I must admit that I wanted to paint Fury Road Ork Warboys since the day I went to the cinema. It took me quite some time, but here’s a recipe for their skin.
List of used paints:
- Vallejo Model Color 169. Black 70950
- Andrea Color Pinky Flesh XNAC-45
- Andrea Color Flat White XNAC-01
- Scale Color Indian Shadow SC-23
- Scale Color Blood Red SC-36
It’s a really simple thing we’ll need to paint pale skin tone and then just add black and white makeup. It should look rough and messy.
As usual with the simples ideas, the trickiest part is the execution, that’s why I made a video to make it even more clear.
The Base Layer
Before we can start with the skin tone we’ll need to paint the whole model black. Even if you use the black spray as a primer you should at least airbrush the model with your regular black paint. It makes a difference, trust me on this.
The next step is to paint some kind of pale skin tone as a base for the white makeup. I used my usual Pinky Flesh with a mix of black, you can use any kind you want as long as it is fairly pale. I airbrushed mine, but you can paint it with a regular brush, just make sure to paint fairly even the base layer.
The White Makeup
I want to paint it with a little bit of texture, so it looks smeared over the skin. I’m using plain white color and I want to position it as regular highlights. It means forehead, chin, cheekbones, nose, ears, etc.
The difference is in applying the white paint, I’m doing a lot of dots instead of smooth layers. Use medium dilution to make them visible but not too strong. If you want you can practice on the arms first and if the texture looks too rough, you can glaze it with a little bit of white.
The Black Makeup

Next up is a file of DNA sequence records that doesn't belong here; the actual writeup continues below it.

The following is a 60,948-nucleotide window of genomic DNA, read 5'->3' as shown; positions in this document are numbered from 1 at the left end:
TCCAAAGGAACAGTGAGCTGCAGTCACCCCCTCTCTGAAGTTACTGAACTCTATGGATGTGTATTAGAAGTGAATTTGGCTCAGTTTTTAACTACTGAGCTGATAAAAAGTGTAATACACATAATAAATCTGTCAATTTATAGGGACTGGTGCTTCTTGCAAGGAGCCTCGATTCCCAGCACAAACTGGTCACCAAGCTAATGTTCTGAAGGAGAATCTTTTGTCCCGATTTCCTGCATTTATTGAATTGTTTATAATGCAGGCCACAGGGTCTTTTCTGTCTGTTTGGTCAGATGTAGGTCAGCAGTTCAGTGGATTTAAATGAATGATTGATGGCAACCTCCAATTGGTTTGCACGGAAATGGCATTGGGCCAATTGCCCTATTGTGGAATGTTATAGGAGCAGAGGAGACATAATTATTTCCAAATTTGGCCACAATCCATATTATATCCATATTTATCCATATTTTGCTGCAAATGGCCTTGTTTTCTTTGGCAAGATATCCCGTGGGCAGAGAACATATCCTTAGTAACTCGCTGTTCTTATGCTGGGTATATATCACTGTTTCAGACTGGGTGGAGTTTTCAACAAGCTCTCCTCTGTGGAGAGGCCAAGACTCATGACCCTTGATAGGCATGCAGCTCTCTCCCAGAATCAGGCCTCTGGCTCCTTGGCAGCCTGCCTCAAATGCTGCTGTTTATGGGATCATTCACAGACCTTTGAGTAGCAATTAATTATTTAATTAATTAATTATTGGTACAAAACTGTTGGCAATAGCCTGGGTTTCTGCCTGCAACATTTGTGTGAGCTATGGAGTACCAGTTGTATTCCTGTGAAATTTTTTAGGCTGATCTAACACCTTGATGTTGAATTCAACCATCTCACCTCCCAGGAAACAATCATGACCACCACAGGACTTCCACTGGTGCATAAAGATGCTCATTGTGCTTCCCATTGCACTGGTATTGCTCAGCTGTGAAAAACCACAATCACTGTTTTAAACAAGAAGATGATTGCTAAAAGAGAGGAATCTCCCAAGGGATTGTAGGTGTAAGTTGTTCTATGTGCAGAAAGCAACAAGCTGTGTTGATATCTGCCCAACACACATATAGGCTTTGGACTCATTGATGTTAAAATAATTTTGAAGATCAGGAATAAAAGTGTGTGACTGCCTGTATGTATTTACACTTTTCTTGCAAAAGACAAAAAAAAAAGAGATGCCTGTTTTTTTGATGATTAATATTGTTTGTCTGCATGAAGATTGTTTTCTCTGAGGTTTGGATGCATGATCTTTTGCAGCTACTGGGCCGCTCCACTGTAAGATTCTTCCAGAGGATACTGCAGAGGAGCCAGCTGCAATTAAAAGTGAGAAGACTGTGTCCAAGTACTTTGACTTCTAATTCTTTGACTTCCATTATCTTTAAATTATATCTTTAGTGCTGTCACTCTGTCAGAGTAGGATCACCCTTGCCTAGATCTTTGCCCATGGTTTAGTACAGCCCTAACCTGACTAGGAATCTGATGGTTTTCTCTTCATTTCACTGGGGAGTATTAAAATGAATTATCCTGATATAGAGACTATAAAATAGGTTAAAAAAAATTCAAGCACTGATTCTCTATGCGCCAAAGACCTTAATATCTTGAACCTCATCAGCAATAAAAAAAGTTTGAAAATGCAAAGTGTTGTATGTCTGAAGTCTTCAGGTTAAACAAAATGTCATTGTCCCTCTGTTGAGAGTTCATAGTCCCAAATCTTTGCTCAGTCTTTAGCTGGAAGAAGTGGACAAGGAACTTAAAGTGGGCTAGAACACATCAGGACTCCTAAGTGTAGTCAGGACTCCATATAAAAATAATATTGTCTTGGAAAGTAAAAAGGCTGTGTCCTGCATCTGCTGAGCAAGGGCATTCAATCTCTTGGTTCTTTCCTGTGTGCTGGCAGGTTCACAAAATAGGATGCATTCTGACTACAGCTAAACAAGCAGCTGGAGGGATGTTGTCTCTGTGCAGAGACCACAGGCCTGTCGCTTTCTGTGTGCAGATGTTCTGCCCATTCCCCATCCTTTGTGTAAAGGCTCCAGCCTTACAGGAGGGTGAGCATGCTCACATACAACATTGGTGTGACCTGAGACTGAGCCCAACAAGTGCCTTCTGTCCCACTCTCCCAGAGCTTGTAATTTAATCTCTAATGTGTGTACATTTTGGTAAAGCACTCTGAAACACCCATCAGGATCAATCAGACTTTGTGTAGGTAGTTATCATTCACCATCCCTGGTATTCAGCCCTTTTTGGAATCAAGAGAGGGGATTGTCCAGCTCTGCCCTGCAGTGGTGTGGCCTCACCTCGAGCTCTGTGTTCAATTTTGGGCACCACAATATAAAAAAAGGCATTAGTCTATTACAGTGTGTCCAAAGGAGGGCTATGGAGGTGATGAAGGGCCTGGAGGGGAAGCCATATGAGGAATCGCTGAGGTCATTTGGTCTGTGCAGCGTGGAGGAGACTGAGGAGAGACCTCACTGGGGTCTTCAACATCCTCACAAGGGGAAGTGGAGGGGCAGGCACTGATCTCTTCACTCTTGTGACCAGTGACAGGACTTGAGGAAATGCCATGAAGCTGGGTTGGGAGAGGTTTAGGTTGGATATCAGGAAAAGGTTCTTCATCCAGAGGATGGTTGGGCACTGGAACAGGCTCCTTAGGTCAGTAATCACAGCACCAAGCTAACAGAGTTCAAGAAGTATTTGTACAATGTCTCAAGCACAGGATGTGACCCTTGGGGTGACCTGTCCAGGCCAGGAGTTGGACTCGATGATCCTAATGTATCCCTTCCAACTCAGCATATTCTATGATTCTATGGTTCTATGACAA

Time to add a little bit of character to the face. The black makeup around the eyes is pretty obvious, although the nose makeup makes more sense when you have a nose and the teeth when you don’t have big fans already, we’ll make it work anyway.
In this step, I’m using pure black. I used thicker paint at the main part of the makeup and glazed a little over the edges. Don’t worry if it looks a little bit rough, you can polish it later.
I painted the whole model black again, just to know what I’m looking at. In terms of actual make-up, I added grey highlights at the bottom of the nose and on the cheekbones. I used a shade of grey just a bit darker than the skin.
Try to be conservative with the highlights, it’s really easy to overpower black with grey on such a small area. Other than that I painted the eyeballs in plain white.
Face Scar and Minor Details
I feel like I’m adding too many steps to this rather simple process. I hope it won’t get too convoluted for you.
It’s time to add a little bit of color to his scar. Half of it is covered in make-up, but I still need to work with the upper part.
Every time you paint such subtle details glazing should be your best friend. I started with a mix of Blood Red and black and then just added a hint of pure Blood Red. I wanted it to look old and almost healed up.
The two final steps felt a little bit unnecessary, but I still did them. I mixed Indian Shadow with black to enhance the shadows. I used pretty diluted paint to make them appear darker and after that, I added even more white highlights, including the fangs. The overall scheme should look pretty flat, but if I can add a little bit more contrast it’s almost always a good idea.
That’s all folks! I hope you like the idea and you’ll use it for yourself.
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There’s always the option to hire us for painting your miniatures at Studio Jolly Roger.